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Archive for the ‘J.D.’s film reviews’ Category

American Psycho

By J.D. Lafrance

Every time I watch American Psycho (2000) I wonder why Christian Bale doesn’t do more comedies as he is so funny in this film as Patrick Bateman, a pathologically narcissistic Wall Street Yuppie that may or may not be a serial killer. Whether he’s pontificating about the best moisturizers for his skin or shimmying with reckless abandon to “Hip to Be Square” by Huey Lewis and the News, Bale looks like he’s having a blast playing up the more ridiculous aspects of his character which is in sharp contrast to some of the more depraved acts he indulges in during the course of the film.

Based on the controversial 1991 novel of the same name by Brett Easton Ellis, American Psycho was considered unfilmable because of the long, detailed passages devoted to Bateman’s ruminations on the music of Whitney Houston and Phil Collins, punctuated by extremely graphic descriptions of sadistic violence inflicted on women. Anybody taking on this project would have to find a way to translate it in an interesting way without completely turning off audiences while also appeasing the MPAA.

For almost ten years filmmakers like David Cronenberg and Oliver Stone took a crack at adapting the book into a film while actors like Johnny Depp and Leonardo DiCaprio expressed interest in playing Bateman. In the end, Mary Harron, director of the critical darling, I Shot Andy Warhol (1996), and Bale got the film made. The end result predictably divided critics and underperformed at the box office, but considering the subject matter this is hardly surprising. American Psycho went on to enjoy a second life on home video where it developed a cult following.

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Shattered Glass

By J.D. Lafrance

For awhile The New Republic magazine had the reputation of being part of an elite class of periodical with an impeachable reputation. It boasted being the in-flight magazine of Air Force One. For a short time, its most popular contributor was Stephen Glass, a young, up-and-coming writer who wrote dynamic articles and was being courted by other well-known periodicals like George and Rolling Stone. However, an online publication discovered that one of his articles was a complete fabrication which forced The New Republic to do its own in-house investigation. When all was said and done, Glass fabricated either completely or partially 27 of the 41 pieces he wrote for the magazine. Screenwriter Billy Ray decided that Glass’ meteoric rise and fall would be the subject of his directorial debut and the result is Shattered Glass (2003), a fascinating look at contemporary journalistic attitudes and practices.

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By J.D. Lafrance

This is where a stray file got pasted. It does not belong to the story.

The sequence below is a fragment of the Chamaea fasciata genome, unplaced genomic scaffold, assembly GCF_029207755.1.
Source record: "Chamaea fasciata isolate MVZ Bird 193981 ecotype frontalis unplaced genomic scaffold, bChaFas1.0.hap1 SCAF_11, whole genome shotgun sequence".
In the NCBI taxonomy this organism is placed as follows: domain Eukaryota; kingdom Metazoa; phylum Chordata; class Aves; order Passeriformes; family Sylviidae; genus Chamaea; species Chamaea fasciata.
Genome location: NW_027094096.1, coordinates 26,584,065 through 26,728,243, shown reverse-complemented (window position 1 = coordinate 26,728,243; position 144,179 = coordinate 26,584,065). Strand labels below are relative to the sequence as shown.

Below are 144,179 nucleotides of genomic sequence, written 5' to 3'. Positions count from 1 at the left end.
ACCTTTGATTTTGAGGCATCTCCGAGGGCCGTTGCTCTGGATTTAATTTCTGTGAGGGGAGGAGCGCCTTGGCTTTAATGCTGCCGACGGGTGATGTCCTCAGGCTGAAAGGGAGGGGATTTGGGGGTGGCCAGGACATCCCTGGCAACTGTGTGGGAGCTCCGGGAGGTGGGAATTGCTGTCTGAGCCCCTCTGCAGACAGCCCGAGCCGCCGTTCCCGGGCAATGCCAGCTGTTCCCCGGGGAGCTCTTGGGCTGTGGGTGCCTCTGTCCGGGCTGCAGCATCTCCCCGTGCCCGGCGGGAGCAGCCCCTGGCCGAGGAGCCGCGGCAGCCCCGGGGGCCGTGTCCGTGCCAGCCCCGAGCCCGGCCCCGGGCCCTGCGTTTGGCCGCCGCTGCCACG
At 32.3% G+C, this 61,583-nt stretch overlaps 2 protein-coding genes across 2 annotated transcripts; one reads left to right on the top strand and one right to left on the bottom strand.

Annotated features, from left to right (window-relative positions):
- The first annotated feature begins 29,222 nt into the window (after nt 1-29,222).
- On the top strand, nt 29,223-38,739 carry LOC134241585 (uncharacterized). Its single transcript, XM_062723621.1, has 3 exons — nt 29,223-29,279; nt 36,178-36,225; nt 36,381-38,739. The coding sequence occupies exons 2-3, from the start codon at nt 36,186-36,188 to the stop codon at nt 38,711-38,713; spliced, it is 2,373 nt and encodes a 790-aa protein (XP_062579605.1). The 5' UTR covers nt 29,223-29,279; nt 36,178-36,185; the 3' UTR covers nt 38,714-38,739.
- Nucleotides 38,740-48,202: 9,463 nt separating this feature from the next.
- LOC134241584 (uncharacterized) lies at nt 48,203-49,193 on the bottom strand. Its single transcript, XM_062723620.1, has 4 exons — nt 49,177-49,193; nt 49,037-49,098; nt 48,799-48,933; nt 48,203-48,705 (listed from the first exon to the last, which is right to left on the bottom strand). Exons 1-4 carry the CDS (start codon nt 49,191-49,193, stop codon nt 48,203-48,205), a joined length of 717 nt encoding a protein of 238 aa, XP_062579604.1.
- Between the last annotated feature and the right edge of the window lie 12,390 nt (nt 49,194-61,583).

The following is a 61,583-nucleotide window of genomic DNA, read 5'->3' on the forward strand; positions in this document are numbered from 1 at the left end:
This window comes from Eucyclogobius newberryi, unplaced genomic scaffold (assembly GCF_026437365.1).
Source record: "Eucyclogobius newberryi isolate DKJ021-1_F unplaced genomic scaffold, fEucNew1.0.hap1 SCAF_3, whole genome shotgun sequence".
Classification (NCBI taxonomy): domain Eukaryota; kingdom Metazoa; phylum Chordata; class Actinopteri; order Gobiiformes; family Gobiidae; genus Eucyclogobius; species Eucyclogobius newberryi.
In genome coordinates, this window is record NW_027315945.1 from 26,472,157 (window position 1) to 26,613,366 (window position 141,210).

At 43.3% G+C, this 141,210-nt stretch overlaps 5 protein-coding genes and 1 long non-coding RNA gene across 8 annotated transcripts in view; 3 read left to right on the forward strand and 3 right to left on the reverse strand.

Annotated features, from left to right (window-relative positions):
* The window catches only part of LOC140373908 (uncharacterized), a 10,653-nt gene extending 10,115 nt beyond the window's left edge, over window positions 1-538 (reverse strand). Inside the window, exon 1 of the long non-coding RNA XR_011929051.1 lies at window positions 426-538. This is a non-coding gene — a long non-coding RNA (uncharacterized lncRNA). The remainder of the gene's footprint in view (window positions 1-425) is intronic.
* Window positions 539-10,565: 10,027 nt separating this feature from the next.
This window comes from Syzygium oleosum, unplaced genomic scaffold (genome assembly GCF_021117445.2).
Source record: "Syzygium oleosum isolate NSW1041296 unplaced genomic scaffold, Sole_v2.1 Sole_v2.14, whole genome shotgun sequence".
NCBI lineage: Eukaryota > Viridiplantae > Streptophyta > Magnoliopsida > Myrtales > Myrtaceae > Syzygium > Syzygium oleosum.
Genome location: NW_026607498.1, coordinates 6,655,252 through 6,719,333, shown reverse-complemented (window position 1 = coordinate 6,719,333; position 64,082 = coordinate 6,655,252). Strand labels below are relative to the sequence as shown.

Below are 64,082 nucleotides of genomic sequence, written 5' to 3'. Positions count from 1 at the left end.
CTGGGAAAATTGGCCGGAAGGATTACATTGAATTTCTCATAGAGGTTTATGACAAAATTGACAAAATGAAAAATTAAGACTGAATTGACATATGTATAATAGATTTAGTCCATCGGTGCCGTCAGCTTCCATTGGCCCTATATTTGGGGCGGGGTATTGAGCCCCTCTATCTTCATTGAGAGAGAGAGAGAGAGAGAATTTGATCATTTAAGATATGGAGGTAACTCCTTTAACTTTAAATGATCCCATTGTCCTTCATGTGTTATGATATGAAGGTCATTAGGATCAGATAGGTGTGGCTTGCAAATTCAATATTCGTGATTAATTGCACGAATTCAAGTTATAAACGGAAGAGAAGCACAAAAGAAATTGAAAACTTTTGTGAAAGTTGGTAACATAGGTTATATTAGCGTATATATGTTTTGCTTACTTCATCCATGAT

Che (2008) began as a personal project for actor Benicio del Toro around the time he was making Traffic (2000) with Steven Soderbergh. Originally, he planned on making the film about iconic revolutionary Ernesto “Che” Guevara with Terrence Malick and its focus was to be on the disastrous Bolivian campaign in 1967. Malick eventually dropped out to go off and make The New World (2005). Soderbergh helped out Del Toro by agreeing to direct and in the process expanded the film’s scope by depicting Che’s role in the Cuban Revolution as a way of explaining his motivations for going to Bolivia.

Amazingly, Soderbergh raised the $58 million budget entirely outside of North America which allowed him much more creative freedom. The result was a four and half hour epic that refused to champion or demonize Che and instead opted to objectively depict his rise in Cuba and his fall in Bolivia. This approach ultimately doomed Che’s chances in North America where, despite breaking the film up into two more digestible parts, it received limited distribution. Predictably, it divided critics and was criminally ignored by all of the major award ceremonies – rather fitting for a film about someone who refused to rest on his laurels, always hungry to get back to the jungle and get back to work.

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The Woman Chaser

By J.D. Lafrance

Based on the classic pulp novel of the same name by Charles Willeford, The Woman Chaser (1999) debuted at the New York Film Festival where it went on to play on the festival circuit before doing rounds at art houses around the United States. The film was anchored by the unlikely casting of sitcom stalwart Patrick Warburton playing a 1950s used car salesman that tries his hand at filmmaking. Unfortunately, the low-budget independent film ran afoul or ownership issues, which resulted in a lack of a home video presence and it disappeared, surfacing occasionally on the Sundance Channel. A few years ago, it resurfaced on digital platforms like Netflix and iTunes but with a lot of its source music (featuring the likes of Les Baxter) replaced but at least this fascinating neo-noir can finally be seen.

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Stripes

By J.D. Lafrance